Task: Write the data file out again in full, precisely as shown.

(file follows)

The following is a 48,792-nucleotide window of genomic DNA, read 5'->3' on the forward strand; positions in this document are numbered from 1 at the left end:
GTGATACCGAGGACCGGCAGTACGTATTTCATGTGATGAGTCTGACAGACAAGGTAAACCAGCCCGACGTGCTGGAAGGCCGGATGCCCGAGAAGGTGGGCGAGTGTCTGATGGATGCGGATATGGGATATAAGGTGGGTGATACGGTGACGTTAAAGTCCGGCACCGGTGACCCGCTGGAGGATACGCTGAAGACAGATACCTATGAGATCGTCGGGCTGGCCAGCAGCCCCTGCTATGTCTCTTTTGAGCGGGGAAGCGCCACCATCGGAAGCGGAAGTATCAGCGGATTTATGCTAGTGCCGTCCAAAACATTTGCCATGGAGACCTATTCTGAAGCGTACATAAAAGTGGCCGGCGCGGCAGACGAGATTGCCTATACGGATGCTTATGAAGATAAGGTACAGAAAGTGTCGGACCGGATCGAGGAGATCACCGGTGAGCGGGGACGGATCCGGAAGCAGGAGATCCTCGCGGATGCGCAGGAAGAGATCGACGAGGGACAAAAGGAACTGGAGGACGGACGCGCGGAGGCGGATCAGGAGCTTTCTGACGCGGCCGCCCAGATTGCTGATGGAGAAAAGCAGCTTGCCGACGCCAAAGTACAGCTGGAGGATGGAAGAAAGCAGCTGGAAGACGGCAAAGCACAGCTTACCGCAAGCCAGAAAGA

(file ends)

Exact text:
The following is a 48,792-nucleotide window of genomic DNA, read 5'->3' on the forward strand; positions in this document are numbered from 1 at the left end:
GTGATACCGAGGACCGGCAGTACGTATTTCATGTGATGAGTCTGACAGACAAGGTAAACCAGCCCGACGTGCTGGAAGGCCGGATGCCCGAGAAGGTGGGCGAGTGTCTGATGGATGCGGATATGGGATATAAGGTGGGTGATACGGTGACGTTAAAGTCCGGCACCGGTGACCCGCTGGAGGATACGCTGAAGACAGATACCTATGAGATCGTCGGGCTGGCCAGCAGCCCCTGCTATGTCTCTTTTGAGCGGGGAAGCGCCACCATCGGAAGCGGAAGTATCAGCGGATTTATGCTAGTGCCGTCCAAAACATTTGCCATGGAGACCTATTCTGAAGCGTACATAAAAGTGGCCGGCGCGGCAGACGAGATTGCCTATACGGATGCTTATGAAGATAAGGTACAGAAAGTGTCGGACCGGATCGAGGAGATCACCGGTGAGCGGGGACGGATCCGGAAGCAGGAGATCCTCGCGGATGCGCAGGAAGAGATCGACGAGGGACAAAAGGAACTGGAGGACGGACGCGCGGAGGCGGATCAGGAGCTTTCTGACGCGGCCGCCCAGATTGCTGATGGAGAAAAGCAGCTTGCCGACGCCAAAGTACAGCTGGAGGATGGAAGAAAGCAGCTGGAAGACGGCAAAGCACAGCTTACCGCAAGCCAGAAAGA